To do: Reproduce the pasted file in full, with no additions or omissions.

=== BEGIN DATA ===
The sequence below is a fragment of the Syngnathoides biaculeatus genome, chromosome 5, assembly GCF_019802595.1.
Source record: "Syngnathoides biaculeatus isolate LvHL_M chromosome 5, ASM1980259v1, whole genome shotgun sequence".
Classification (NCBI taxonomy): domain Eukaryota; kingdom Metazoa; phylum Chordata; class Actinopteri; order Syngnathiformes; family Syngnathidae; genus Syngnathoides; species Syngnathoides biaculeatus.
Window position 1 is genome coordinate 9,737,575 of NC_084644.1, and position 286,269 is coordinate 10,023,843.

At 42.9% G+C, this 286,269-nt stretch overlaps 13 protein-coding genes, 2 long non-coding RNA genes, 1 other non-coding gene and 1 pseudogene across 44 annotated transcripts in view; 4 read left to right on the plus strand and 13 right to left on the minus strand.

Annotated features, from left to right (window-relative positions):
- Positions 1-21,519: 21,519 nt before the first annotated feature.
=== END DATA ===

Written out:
The sequence below is a fragment of the Syngnathoides biaculeatus genome, chromosome 5, assembly GCF_019802595.1.
Source record: "Syngnathoides biaculeatus isolate LvHL_M chromosome 5, ASM1980259v1, whole genome shotgun sequence".
Classification (NCBI taxonomy): domain Eukaryota; kingdom Metazoa; phylum Chordata; class Actinopteri; order Syngnathiformes; family Syngnathidae; genus Syngnathoides; species Syngnathoides biaculeatus.
Window position 1 is genome coordinate 9,737,575 of NC_084644.1, and position 286,269 is coordinate 10,023,843.

At 42.9% G+C, this 286,269-nt stretch overlaps 13 protein-coding genes, 2 long non-coding RNA genes, 1 other non-coding gene and 1 pseudogene across 44 annotated transcripts in view; 4 read left to right on the plus strand and 13 right to left on the minus strand.

Annotated features, from left to right (window-relative positions):
- Positions 1-21,519: 21,519 nt before the first annotated feature.